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US Congresswomen Serving in the House, Share Home

Congresswomen Carolyn Maloney, Melissa Bean and Debbie Wasserman Schultz, all Democrats, share a house in a neighborhood near the US Capitol
Congresswomen Carolyn Maloney, Melissa Bean and Debbie Wasserman Schultz, all Democrats, share a house in a neighborhood near the US Capitol

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There are more than 430 members in the U.S. House of Representatives, but only 73 of them are women. Many of these women left behind family and friends to represent their districts in the U.S. Congress.  The congresswomen who live together share not only a high-powered career in politics, but also family and motherhood.

It's eight in the evening and the end of a hectic day at the house of Carolyn Maloney, Melissa Bean and Debbie Wasserman Schultz, all Democrats, in a neighborhood near the U.S. Capitol.  For five years, the three women have shared a house and their lives while serving in one of the most prominent and fast-paced careers in Washington.  Carolyn Maloney, a congresswoman since 1993 owns the home they share. She bought it after living alone in an apartment for more than a decade.

"When I bought this house I thought I would like to be like the Founding Fathers. When they first were elected they lived in rooming houses and got together for dinner and shared ideas.  So I looked for two roommates that were compatible and found Debbie Wasserman Shultz from Florida, from the South, and Melissa Bean from the West, from Illinois, and I am from the East, New York, so we are from different sections of the country, but we were all mothers and had been elected officials and have a great deal in common," said Maloney.

The roommates work and live in Washington during the week and commute to their home states and families on weekends.  Melissa Bean and Debbie Wasserman Schultz are married and still have children at home.  Carolyn Maloney has grown children.  Wasserman Schultz says the greatest bonus of having roommates is the friendship - and a warm environment to go back to at the end of the day.

"This is a rough-and-tumble place and it's nice to come back to two people who care about me, who care about my success, who care about the difficulties I might be having either at work or at home and just to have two friends who are a sounding board," said Wasserman Shultz.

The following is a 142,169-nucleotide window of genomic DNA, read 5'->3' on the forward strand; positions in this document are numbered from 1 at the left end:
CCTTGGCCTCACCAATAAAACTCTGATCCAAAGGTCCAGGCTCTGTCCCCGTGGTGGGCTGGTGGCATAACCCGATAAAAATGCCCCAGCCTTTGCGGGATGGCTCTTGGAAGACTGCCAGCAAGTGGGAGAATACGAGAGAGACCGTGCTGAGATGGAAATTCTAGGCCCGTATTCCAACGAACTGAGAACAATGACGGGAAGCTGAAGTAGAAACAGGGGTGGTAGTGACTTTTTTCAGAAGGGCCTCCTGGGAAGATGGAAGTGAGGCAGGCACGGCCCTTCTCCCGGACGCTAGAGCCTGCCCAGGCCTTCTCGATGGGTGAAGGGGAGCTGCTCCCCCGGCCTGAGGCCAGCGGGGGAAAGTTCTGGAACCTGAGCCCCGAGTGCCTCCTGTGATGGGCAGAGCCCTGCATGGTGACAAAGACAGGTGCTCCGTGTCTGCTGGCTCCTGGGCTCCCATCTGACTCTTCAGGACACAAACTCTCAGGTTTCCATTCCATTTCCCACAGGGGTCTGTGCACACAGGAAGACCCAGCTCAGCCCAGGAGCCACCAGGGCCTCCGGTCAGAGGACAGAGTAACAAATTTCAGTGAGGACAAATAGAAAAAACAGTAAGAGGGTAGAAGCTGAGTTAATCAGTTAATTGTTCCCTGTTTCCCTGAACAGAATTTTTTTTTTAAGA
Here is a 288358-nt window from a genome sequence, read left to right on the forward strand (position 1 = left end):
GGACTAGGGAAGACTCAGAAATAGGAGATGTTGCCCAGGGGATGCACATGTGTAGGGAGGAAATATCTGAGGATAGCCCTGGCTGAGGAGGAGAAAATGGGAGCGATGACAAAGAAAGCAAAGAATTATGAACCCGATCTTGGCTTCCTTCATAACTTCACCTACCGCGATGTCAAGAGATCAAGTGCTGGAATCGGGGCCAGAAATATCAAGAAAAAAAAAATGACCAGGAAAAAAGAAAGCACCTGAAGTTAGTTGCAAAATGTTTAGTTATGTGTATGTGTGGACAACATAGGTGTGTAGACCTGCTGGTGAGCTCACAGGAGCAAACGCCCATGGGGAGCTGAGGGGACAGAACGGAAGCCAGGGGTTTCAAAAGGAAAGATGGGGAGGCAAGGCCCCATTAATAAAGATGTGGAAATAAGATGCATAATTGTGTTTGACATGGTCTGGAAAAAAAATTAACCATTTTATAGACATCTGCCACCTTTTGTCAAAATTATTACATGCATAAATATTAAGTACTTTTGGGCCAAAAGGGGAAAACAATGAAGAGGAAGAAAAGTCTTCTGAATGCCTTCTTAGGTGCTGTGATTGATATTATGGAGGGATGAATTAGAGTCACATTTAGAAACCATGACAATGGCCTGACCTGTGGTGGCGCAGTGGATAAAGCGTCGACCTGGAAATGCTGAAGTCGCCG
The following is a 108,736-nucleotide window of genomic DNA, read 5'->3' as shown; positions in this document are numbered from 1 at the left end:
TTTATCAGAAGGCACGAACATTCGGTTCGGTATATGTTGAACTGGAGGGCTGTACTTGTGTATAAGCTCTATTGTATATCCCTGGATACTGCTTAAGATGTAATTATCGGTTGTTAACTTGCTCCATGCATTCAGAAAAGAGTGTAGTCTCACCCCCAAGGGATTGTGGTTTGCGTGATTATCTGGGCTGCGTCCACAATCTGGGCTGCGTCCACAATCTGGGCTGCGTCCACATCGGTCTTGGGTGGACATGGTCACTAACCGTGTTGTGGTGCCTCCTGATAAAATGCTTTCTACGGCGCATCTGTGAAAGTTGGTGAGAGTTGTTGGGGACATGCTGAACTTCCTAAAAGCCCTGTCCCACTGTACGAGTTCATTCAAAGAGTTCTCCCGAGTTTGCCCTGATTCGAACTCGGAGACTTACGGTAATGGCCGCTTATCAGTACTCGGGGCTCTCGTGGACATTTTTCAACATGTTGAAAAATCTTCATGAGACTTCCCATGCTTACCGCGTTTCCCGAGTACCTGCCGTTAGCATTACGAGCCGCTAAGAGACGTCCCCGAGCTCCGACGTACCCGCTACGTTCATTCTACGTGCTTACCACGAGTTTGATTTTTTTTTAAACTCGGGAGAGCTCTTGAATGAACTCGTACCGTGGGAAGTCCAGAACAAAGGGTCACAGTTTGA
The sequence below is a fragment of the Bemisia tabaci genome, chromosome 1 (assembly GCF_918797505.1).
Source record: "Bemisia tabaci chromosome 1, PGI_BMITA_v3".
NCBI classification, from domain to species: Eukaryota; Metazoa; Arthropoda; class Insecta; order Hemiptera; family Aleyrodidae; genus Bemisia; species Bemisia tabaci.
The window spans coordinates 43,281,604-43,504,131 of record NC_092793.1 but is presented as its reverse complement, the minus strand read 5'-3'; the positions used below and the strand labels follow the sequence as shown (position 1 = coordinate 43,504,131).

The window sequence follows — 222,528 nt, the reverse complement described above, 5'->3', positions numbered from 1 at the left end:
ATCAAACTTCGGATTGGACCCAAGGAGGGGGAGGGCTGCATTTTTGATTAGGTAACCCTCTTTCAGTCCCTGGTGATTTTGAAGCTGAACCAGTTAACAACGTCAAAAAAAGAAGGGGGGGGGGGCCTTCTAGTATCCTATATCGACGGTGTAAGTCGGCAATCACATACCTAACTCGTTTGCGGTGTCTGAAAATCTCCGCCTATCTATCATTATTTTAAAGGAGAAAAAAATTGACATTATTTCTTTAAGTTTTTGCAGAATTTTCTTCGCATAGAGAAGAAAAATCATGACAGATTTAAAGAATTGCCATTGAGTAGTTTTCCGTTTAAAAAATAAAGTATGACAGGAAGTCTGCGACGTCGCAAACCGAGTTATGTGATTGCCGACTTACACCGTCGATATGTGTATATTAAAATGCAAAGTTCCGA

In 2007, Wasserman Schultz learned how important it was to have a support group, when she was diagnosed with breast cancer.  She went public with her diagnosis last year, and is cancer-free today.  Carolyn Maloney's own tragedy struck last September, when she learned that her husband of 31 years had died on a mountain trail, during an expedition to the Himalayas.

"My roommates were a source of great comfort and support to me during this time of great loss," said Maloney.  "We are all moms; we are all working moms so we share the challenges of balancing work and family and being there for our children. We share and support each other."

And if last year was an important year in their relationship, this year is crucial for their political careers. All three roommates are up for reelection in the fall, but Melissa Bean says even if one or more of them were to lose, that would not affect their friendship.

"All of us, whenever that happens will have lives beyond Congress and our friendships will endure," said Bean.  "And what's a little surprising about that is that you don't come to Congress to make friends because if you do, you're not coming to be independent and have your own mind and so what a great surprise it has been to make such great friends."

At the end of July, the roommates said goodbye, as they started summer recess and headed back to their home states to gear up for the fall re-election campaign.  They'll come back at the beginning of September and hope to share not only their summer experiences, but also another term in Congress, and another year rooming together.

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